On June 9, Senators Chuck Grassley (R-IA) and Angus King (I-ME) introduced the Accelerating Charitable Efforts (ACE) Act, which revises current laws dictating the pace and transparency of resources flowing from private foundations and donor advised funds. Proponents of the bill argue that the policies in the bill increase transparency necessary to build public trust and improve the timely flow of existing resources to working charities. Opponents argue that philanthropic resources already flow to working charities at rates higher than those proposed in the bill, and changes may negatively impact the administrative flexibility needed to invest thoughtfully in communities.
Independent Sector, along with other partner organizations, sent a letter to all members of Congress raising concerns about the legislative proposal. Independent Sector has also published a summary of the ACE Act, including key context and questions for consideration and wants to hear feedback from the nonprofit sector about the ACE Act.
Nonprofit Postal Rates Set to Increase
On May 28, 2021, the United States Postal Service (USPS) announced and filed with the with the Postal Regulatory Commission (PRC) its decision to use all the new above-inflation rate increase authority. The average increase will be 6.9%, effective August 29, 2021. This follows the previous rate increase implemented on January 24, 2021 for an average of 1.8%.
According to the Alliance of Nonprofit Mailers, every category of nonprofit marketing mail, except letters, is going up much more than the average increase of 6.9% for all mail. Nonprofit marketing mail also is increasing more than commercial marketing mail on average – 7.8% versus 6.7%. This increase will hit nonprofits hard, especially when their budget and services have already been affected by the impact of the COVID-19 pandemic. Nonprofit and social organizations rely on the USPS to communicate with their communities, donors, and potential donors.
An Update on Nonprofit Job Loss
According to the latest report from The Center for Civil Society Studies (CCSS) at Johns Hopkins University, May saw a sizable gain of more than 63,000 nonprofit jobs compared to April 2021’s total, representing a gain of nearly 8% of the 796,000 jobs still lost as of April this year.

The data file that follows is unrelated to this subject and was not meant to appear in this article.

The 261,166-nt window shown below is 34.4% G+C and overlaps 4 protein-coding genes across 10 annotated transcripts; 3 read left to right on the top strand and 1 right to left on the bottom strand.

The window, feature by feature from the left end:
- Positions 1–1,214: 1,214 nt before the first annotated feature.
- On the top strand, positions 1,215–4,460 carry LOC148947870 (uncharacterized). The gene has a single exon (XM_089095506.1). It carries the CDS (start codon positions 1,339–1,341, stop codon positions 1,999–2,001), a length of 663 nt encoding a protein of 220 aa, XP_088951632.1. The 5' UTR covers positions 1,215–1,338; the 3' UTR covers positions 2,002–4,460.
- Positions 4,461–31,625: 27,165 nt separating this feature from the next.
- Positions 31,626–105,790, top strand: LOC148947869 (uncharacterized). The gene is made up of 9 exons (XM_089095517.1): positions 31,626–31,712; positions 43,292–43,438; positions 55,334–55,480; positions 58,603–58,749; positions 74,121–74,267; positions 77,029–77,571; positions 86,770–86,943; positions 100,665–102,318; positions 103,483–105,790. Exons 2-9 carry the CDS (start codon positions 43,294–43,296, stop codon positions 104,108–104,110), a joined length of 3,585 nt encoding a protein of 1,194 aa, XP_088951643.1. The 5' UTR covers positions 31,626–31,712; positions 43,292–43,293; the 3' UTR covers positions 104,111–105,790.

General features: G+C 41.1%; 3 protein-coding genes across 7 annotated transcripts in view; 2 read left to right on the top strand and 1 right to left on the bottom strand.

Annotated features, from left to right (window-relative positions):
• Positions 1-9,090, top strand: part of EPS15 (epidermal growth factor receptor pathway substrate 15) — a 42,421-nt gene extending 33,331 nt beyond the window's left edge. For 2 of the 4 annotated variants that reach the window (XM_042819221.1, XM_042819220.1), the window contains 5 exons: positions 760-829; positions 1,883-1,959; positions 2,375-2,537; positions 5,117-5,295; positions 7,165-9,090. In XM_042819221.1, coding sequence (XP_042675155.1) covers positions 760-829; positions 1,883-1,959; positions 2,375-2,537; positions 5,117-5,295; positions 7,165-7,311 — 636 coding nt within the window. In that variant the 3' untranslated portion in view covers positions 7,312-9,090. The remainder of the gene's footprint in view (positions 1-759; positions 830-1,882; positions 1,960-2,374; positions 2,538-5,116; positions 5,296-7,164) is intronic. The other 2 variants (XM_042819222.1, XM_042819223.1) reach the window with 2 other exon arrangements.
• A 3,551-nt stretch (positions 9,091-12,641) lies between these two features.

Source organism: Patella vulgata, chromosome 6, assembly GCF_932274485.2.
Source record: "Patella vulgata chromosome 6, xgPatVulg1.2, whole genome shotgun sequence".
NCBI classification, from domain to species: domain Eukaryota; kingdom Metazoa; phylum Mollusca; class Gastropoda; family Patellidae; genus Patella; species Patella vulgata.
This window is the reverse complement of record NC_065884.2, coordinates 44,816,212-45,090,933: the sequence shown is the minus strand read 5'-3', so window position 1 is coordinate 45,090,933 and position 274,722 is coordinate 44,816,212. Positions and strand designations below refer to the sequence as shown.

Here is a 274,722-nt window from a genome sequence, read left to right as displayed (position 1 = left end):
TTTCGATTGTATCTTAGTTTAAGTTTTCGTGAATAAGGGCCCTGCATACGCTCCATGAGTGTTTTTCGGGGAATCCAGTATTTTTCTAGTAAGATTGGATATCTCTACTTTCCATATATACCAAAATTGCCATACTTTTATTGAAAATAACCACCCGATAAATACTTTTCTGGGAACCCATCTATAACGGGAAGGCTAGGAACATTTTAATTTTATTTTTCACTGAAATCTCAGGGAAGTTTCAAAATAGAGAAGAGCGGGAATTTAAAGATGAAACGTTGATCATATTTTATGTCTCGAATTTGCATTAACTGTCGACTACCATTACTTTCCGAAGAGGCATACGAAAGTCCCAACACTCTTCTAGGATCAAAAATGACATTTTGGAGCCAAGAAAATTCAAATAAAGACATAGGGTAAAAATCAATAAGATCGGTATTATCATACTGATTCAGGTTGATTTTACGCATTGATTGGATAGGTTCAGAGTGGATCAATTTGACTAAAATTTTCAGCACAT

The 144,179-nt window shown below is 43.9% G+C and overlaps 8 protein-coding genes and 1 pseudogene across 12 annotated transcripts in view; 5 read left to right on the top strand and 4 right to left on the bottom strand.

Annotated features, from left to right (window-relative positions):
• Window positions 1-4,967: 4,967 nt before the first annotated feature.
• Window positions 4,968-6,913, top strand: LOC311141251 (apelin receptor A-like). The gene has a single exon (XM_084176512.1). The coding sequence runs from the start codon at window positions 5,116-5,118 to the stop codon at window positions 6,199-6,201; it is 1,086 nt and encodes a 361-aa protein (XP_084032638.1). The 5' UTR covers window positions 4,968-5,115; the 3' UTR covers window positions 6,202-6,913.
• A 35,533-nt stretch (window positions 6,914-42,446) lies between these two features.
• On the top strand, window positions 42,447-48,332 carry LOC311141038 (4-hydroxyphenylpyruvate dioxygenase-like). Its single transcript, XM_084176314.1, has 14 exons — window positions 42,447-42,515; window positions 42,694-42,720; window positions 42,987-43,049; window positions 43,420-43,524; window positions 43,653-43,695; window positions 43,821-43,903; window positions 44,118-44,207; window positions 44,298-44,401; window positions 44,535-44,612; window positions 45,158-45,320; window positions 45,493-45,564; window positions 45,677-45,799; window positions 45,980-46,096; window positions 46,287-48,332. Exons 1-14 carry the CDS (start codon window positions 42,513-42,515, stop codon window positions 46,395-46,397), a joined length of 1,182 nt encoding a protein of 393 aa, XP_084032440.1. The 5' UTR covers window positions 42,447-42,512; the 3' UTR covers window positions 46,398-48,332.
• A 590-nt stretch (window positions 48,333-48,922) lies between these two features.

Despite this recent growth, as of May 2021 the nonprofit workforce still remained down by over three-quarters of a million jobs, compared to its estimated pre-pandemic level. These lost jobs include 24% of all workers in nonprofit arts and entertainment organizations; 11% of those in education; 9% in religious, grantmaking, and civic associations; 5.5% in nonprofit social service institutions; and 3.3% in health care.
Nonprofits Step Up to Boost U.S. Vaccination Rates
The We Can Do This vaccination campaign, a month-long effort by The White House, and supported by Independent Sector, to increase rates of at least one shot for 70% for adults, ends on the Fourth of July. While the number of partially vaccinated adults in the United States has increased to 167.1 million as of June 16, which is 65% of people age 18 and older, more than 600,000 individuals in the country have died because of COVID-19. Also, at least 33 million people, or one in 10 individuals in the country, have tested positive. Independent Sector thanks all of our members – the YMCA of the USA, UnidosUS, United Way Worldwide, and Interfaith Youth Core to name a few – who are working together to increase vaccination rates and close vaccination disparities among Black and Brown communities.